Blog

Eight Myths About Market Data

Posted by Sam Lowder on Sep 21, 2018 5:00:00 AM

Myths about market data

Growing retail and restaurant chains know that doing high-quality, data-driven research as they expand and open new locations is always worthwhile.

At SiteSeer, our goal is to arm our clients with the tools to make intelligent site decisions that give them the best chance of success. We want to help chains avoid costly mistakes and equip themselves with the best information possible as they go forward.

Site selection software is an investment in your company’s longevity—and a tool that will help you find locations that maximize your profitability and overall success. That said, data isn’t perfect and companies should proceed with caution when using it to gain insights and make decisions.

Today, there is so much market data available to companies of all types and sizes—but it’s important to understand what you’re getting into when capturing and using that information. Here are eight of the biggest myths about market data that we hear time and time again:

#1: All data is good data.

When it comes to market data, the old saying “you get what you pay for” rings very true. Yes, there’s lots of data available today, and yes, some of it is free or low cost. But there’s a reason for that. It might be outdated and irregularly updated. Using this kind of data will only throw off any analysis you do.

#2: More data is better.

There are platforms out there that claim to have access to far more data sources than any of their competition. Remember: quality, not quantity. Using the right (relevant) data is more important than using as much data as possible.

#3: Free data is actually free.

As mentioned in myth #1, free data generally suffers from being grossly outdated (therefore highly inaccurate). So, while you might be able to access that data for free, to get anything out of it, you’ll need to spend the time sorting through it and fixing glaring problems. That’s time you could be spending elsewhere—a significant labor cost to your organization.

#4: Purchased data is close to 100% accurate.

Even licensed data isn’t perfect. It ages quickly and suffers from the “human error factor.” You’ll need to put some time into processing and analyzing data, but even then, you must accept some level of error in every data source.

#5: Once we find a good data source, there’s no reason to pursue other data.

It’s always a good idea to evaluate your data sources regularly to make sure you’re using the most useful data for your business. That’s not to say that you should dump one of your current data providers when something “shiny and new” comes along, but you should make sure you’re focused on relevant data.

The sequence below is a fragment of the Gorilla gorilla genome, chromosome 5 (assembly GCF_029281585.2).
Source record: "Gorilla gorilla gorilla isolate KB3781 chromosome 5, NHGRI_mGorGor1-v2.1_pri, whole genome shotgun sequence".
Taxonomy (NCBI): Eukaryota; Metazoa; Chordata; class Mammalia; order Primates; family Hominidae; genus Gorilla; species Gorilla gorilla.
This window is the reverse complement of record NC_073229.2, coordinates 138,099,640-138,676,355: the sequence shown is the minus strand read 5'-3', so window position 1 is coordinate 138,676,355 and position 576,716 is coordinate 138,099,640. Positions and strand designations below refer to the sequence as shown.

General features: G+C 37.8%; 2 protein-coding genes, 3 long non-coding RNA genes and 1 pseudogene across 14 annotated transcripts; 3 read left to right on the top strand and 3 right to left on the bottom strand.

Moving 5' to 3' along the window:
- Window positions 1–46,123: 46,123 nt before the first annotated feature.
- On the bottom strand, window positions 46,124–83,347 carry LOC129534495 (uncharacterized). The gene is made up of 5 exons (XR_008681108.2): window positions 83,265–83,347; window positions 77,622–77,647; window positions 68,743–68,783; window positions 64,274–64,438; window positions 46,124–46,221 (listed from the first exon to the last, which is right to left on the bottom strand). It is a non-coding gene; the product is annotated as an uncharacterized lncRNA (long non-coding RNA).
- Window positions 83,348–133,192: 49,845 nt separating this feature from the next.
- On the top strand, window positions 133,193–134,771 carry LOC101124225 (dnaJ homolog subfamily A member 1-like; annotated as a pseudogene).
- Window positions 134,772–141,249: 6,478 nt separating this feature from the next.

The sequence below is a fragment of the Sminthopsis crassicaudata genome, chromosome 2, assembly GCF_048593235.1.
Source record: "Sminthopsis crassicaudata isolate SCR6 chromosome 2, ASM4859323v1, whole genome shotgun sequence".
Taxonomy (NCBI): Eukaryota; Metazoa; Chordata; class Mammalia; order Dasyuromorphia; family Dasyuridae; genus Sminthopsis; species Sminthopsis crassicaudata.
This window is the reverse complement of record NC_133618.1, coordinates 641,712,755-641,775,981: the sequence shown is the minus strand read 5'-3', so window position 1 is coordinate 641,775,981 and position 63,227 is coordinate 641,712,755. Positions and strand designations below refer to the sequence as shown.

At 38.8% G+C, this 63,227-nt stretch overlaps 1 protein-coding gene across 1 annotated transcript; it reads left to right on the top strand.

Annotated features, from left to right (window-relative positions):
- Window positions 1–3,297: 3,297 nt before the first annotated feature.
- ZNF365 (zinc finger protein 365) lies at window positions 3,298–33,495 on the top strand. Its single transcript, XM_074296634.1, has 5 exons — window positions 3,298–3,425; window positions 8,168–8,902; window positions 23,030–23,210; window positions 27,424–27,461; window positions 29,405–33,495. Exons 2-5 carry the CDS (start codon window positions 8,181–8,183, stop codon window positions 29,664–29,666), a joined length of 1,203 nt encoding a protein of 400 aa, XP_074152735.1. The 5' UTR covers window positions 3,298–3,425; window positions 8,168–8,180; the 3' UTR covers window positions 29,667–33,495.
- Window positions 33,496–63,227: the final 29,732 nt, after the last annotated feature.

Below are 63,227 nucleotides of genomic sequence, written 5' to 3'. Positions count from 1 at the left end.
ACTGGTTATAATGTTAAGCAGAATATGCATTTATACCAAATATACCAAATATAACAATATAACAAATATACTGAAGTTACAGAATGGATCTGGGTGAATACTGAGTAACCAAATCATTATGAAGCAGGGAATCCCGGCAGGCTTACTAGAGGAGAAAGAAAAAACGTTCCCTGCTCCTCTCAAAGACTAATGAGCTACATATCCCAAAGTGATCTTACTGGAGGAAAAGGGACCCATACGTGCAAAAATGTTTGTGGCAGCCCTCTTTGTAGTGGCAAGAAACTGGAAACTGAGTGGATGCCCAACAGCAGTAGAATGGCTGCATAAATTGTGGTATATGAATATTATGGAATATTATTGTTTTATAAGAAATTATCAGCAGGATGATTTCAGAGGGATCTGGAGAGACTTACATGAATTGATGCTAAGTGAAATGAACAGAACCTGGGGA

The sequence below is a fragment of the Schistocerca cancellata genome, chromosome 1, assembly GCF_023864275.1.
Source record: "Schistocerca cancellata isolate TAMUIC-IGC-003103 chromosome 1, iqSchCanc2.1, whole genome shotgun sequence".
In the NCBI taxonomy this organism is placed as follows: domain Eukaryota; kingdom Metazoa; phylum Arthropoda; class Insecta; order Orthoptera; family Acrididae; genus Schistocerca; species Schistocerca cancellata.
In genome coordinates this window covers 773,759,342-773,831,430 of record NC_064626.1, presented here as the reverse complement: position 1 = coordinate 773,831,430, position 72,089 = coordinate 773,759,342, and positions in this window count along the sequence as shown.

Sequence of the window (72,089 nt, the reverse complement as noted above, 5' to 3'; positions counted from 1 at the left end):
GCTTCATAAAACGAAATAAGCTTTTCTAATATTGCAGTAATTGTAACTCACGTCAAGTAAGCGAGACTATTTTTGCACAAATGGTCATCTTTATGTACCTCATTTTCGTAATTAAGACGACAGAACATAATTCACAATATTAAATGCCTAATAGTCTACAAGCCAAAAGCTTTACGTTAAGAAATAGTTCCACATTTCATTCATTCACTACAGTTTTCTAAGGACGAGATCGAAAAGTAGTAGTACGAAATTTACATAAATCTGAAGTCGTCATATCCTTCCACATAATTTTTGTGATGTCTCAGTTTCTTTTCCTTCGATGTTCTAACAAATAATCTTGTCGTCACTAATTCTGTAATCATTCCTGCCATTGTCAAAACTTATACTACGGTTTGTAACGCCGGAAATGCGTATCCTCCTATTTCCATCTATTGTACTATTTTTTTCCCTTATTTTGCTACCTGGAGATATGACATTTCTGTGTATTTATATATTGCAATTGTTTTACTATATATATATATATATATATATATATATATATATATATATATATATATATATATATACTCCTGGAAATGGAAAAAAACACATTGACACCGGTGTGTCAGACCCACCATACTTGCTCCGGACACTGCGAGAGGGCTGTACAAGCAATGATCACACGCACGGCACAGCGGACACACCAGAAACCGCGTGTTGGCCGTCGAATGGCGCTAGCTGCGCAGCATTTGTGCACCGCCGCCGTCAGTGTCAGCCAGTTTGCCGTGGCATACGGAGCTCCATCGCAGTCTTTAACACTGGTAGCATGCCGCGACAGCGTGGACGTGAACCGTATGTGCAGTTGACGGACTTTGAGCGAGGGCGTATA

#6: Data should be perfect.

Data will never be perfect. Often, it isn’t static, and even when data is a record of past information, errors happen. The provider of the data you use might make mistakes. It’s unfortunate, but it’s reality.

#7: I don’t need external data because I track internal data.

It’s great if you have a loyalty card program that tracks customer data and that you capture point-of-sale data. But if you want a more thorough picture, it’s important to look outside your organization too. You need market intelligence, competitor data, data about your prospects and future customers, and demographic data on your trade area as well.

#8: Data gathered from social media is absolutely reliable.

Social media insights can be useful when making decisions and predictions. But there are many issues with this kind of data, not the least of which is that Facebook and Twitter have lots of fake accounts. In addition, this kind of data can be difficult to summarize and interpret, and the behavior is harder to quantify. How can you derive actionable information from people’s mentions or posts, after all? Are people clicking “like” on something because it’s trendy or because their friends like it?

There’s nothing more important to your retail research than having good data sources. Don’t believe the myths! Not all data is created equal, but it can be difficult to know if the data upon which you’re relying paints an accurate picture. If you’re confused, contact the SiteSeer team at (866) 524-2804. We’d be happy to talk you through the different types of data and what might be best for you.

  

Topics: market data, data-driven research